Take a look at Intel’s business plan (typos and all), circa 1968:
The company will engage in research, development, adn manufacture, and sales of integrated electronic structures to fulfill the needs of electronic systems manufacturers. This will include thin films, thick films, semiconductor devices, and other solid state components used in hybrid and monolithic integrated structures. A variety of processes will be established, both at a laboratory and at at a production level. These include crystal growth, slicing, lapping, polishing, solid state diffusion, photolithographic masking and etching, vacuum evaporation, film deposition, assembly, packaging, and testing, as well as the development and manufacture of special processing and testing equipment required to carry out these processes. Products may include dioded, transistors, field effect devices, photo sensitive devices, integrated circuits, and subsystems commonly referred to by the phrase “large scale integration”. Principal customers for these products are expected to be the manufacturers of advanced electronic systems for communications, radar, control, and data processing. It is anticipated that many of these customers will be located outside of California. Today, Intel is a multi-billion dollar company. Note that they acknowledge uncertainty, with the word “may”.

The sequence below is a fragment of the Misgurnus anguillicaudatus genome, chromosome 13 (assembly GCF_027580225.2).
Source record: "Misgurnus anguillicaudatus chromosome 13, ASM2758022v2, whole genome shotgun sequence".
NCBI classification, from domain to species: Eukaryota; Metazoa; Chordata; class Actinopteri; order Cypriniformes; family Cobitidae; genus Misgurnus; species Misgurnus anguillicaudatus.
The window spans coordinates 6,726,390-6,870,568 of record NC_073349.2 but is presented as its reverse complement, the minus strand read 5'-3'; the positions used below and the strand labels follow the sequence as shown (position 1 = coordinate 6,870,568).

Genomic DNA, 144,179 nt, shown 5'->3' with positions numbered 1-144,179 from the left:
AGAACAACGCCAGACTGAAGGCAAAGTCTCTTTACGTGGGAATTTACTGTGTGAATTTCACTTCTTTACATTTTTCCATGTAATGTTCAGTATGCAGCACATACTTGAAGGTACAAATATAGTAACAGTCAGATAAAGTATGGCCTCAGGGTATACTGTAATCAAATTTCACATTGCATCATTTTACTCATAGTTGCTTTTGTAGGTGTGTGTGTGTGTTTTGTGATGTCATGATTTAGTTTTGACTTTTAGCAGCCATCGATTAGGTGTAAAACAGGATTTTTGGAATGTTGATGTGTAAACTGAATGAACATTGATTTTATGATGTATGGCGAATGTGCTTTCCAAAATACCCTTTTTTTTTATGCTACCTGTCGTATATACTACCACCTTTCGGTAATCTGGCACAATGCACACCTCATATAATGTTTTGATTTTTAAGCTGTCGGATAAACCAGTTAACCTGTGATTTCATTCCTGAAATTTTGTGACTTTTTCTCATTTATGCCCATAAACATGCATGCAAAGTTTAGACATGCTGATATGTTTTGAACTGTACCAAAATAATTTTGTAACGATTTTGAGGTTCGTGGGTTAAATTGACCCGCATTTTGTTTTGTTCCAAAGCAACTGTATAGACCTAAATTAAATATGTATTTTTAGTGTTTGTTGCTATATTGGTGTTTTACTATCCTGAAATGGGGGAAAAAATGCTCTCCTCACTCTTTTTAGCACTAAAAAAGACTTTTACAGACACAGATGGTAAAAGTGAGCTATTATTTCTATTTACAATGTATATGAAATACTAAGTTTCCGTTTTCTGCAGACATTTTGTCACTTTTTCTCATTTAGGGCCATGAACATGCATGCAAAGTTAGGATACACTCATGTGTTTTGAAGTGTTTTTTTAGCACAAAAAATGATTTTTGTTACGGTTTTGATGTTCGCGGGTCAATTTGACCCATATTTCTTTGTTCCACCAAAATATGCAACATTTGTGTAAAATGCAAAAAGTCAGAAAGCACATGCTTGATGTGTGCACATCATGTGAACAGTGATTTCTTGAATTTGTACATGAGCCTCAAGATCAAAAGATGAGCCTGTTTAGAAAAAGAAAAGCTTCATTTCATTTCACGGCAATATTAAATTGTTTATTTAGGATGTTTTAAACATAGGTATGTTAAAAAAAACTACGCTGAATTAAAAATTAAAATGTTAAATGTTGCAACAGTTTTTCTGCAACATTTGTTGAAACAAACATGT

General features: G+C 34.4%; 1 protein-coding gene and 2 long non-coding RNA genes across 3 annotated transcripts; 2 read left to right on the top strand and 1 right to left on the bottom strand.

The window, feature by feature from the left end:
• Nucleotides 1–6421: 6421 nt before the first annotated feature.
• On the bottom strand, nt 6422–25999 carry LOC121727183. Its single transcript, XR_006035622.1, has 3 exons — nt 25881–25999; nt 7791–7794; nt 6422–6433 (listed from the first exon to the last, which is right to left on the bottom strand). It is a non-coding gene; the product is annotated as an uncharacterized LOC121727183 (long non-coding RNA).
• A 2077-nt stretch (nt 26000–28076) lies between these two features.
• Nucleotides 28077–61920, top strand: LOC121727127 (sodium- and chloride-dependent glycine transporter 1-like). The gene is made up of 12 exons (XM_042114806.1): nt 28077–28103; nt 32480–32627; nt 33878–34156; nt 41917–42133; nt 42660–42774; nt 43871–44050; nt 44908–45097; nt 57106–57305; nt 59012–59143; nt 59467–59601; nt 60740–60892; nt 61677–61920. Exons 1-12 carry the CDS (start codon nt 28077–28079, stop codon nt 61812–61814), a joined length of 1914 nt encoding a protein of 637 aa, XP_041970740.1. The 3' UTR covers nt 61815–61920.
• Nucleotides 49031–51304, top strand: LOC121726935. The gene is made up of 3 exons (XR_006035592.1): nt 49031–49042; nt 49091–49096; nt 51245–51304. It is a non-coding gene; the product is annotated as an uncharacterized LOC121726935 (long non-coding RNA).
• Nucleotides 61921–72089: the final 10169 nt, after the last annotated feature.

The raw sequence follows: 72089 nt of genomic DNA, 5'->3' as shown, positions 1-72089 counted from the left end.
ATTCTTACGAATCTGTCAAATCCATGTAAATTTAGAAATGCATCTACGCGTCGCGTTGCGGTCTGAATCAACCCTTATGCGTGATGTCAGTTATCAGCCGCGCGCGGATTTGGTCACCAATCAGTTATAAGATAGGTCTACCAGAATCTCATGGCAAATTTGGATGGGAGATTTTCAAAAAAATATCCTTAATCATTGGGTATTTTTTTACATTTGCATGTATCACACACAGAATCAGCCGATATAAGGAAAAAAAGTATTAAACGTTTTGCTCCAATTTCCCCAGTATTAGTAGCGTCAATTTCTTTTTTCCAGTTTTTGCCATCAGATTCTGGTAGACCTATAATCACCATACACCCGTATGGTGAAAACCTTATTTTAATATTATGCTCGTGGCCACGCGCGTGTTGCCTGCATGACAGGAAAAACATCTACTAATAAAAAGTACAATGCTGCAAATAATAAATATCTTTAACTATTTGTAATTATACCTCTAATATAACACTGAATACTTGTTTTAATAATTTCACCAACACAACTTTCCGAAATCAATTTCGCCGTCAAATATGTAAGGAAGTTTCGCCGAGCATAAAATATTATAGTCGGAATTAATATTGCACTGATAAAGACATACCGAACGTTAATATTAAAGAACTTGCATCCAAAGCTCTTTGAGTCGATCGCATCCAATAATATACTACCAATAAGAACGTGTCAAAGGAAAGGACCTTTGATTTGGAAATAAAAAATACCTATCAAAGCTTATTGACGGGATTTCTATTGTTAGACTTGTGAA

To me, it looks as though they intentionally wanted to avoid committing to specific product type, while still ticking the box that they have a business plan. The point of business plans isn’t to have a business plan. It’s to make your assumptions explicit, so that you can test them.
In fact, according to the old Startup Genome report on why startups fail, 70% of startups fail because they try to scale up, without having verified enough of their assumptions.
Best of all, verifying an assumption doesn’t require a full business plan.